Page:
In this era of entrepreneurialism, Atlanta freelancer Peter Bowerman shows those timid (but talented) souls how almost anyone can forge ahead as an independent writer. His advice is good, couched in brassy prose that is easy to read. He anticipates every conceivable question and issue, including typical charges, marketing oneself, types of available work, and dealing with deadbeats. There are great common-sense tips, too, in the psychology of handling clients who think they're writers, those with limited budgets, and others demanding creativity. Personal anecdotes make the life of the freelancer real; the author includes samples of cold-calling scripts, thank-you notes, and a story or three about starting a writers' group and partnering with other professionals.
Dream of being a well-paid freelance writer? Long to carve out an enviable lifestyle with plenty of freedom, flexibility AND healthy income? But wait a minute aren't the words "starving" and "writer" forever joined at the hip? Not anymore.
How about a writing direction with plenty of work, strong and growing demand for good writers, hourly rates of $50-100+ ($60-75 average) and where all time is billed? No flat fees with vast, open-ended commitments of time. Translation? Less time working to pay bills and more time pursuing your writing passions.
We're talking about freelance commercial writing - writing for business entities, large and small - the subject of The Well-Fed Writer, and quite possibly the answer for all aspiring writers who want to turn their love of writing into their living. The book was a triple-book-club-selection (Book-of-the-Month, Quality Paperback Book and Writer's Digest) and earned several prestigious awards in 2001:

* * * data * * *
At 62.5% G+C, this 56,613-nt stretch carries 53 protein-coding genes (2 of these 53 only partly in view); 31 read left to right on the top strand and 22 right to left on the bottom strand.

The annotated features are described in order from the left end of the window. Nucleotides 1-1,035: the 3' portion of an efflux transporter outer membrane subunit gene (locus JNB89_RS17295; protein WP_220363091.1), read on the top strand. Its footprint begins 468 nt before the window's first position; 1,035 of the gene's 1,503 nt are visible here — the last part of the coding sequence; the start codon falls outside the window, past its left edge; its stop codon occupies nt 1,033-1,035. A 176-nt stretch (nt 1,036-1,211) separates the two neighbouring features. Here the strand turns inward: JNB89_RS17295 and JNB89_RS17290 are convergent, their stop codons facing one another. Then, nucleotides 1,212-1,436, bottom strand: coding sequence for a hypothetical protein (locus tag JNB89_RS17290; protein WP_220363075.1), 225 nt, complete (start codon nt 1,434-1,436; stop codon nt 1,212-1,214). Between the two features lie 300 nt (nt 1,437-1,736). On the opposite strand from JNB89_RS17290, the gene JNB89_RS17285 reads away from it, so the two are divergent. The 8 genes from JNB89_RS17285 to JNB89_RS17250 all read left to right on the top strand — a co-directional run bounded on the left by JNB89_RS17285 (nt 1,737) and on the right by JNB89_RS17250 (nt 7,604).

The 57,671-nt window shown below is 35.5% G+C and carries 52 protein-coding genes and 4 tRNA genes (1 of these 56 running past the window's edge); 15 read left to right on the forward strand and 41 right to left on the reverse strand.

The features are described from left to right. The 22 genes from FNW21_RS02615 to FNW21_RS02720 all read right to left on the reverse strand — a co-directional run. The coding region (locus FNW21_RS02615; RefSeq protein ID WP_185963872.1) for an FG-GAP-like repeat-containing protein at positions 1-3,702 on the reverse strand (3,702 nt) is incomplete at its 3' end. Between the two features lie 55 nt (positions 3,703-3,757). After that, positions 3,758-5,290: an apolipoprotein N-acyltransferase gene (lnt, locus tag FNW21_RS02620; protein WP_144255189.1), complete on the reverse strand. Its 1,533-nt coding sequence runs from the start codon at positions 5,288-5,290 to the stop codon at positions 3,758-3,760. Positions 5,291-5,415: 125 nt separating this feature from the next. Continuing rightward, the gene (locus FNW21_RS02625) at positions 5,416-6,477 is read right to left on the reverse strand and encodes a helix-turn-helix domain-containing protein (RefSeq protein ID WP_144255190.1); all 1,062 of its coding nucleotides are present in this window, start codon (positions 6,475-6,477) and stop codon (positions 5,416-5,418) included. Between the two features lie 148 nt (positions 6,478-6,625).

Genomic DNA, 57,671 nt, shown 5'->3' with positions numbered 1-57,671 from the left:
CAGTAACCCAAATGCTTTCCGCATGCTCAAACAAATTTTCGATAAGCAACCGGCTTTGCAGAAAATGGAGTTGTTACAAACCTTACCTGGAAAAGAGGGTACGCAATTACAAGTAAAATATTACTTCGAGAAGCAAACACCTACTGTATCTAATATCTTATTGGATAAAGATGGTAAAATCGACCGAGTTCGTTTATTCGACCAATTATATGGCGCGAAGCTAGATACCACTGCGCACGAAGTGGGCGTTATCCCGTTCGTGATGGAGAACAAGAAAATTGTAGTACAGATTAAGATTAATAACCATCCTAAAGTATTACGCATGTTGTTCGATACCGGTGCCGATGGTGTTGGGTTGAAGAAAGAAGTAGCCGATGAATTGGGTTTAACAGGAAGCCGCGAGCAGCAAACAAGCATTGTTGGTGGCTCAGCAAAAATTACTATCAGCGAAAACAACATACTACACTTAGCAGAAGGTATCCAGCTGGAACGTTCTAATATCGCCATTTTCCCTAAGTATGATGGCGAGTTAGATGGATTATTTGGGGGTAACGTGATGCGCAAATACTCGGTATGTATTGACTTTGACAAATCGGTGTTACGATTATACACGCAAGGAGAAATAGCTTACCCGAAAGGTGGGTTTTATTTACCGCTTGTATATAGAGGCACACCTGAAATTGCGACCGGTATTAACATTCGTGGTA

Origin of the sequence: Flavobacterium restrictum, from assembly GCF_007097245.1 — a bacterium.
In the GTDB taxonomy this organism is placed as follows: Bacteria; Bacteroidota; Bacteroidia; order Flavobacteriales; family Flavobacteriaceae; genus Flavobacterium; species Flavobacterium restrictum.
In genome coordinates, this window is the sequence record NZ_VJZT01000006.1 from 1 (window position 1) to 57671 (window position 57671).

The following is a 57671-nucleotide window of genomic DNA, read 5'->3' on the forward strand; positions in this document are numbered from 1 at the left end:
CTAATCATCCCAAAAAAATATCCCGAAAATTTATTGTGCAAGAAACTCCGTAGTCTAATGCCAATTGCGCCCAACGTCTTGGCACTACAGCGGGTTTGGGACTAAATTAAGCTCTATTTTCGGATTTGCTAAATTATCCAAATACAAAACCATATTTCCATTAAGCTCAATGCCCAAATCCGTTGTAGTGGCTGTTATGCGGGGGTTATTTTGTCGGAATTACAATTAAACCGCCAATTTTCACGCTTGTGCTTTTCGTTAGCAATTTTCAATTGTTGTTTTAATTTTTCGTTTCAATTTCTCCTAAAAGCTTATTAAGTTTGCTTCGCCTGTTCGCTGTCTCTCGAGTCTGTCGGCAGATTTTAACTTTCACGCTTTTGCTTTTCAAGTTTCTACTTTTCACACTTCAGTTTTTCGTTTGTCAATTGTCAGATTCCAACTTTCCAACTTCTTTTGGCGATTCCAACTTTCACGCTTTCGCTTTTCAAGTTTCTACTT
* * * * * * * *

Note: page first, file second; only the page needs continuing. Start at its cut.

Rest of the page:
1) Second place in the ForeWord magazine Book of the Year Awards (Career Category)
2) Honorable Mention in the Writer's Digest magazine National Self-Published Book Awards
3) Finalist in the Publisher's Marketing Association Ben Franklin Awards (Best First Book).
Why commercial writing? In the past decade, two huge trends have sculpted the corporate American landscape: downsizing and outsourcing. Corporations are doing more with less: fewer people, less resources and smaller budgets. The workload is growing - especially with the exploding Internet - and many organizations rely heavily on freelancers to help them handle it.
Why do corporations hire freelancers? For good solid economic and creative reasons. With a freelancer, corporations don't have to pay salary, benefits, and vacation time. But they will pay a freelancer $60-80 (average) for their time. In addition, they pay only what they need when they need it. And with a network of freelancers, they get a broad spectrum of fresh talent (hard to get with in-house staff writers used to writing about the same topics day after day) which they can form-fit to their specific writing needs.
What's "commercial writing"? Marketing brochures, ad copy, newsletters, direct mail campaigns, video/CD-ROM scripting, speeches, sales sheets, proposals, web content, and so much more.
Veteran commercial freelancer Bob Bly, known as the freelance writing "guru" for his 35+ writing titles, says of commercial freelancing: "I know of no other arena of writing so lucrative yet so easy to get started in."
The Well-Fed Writer will take you step-by-detailed-step through, indeed, everything you need to know to quickly get your share of this exciting and highly lucrative arena of freelancing....Continua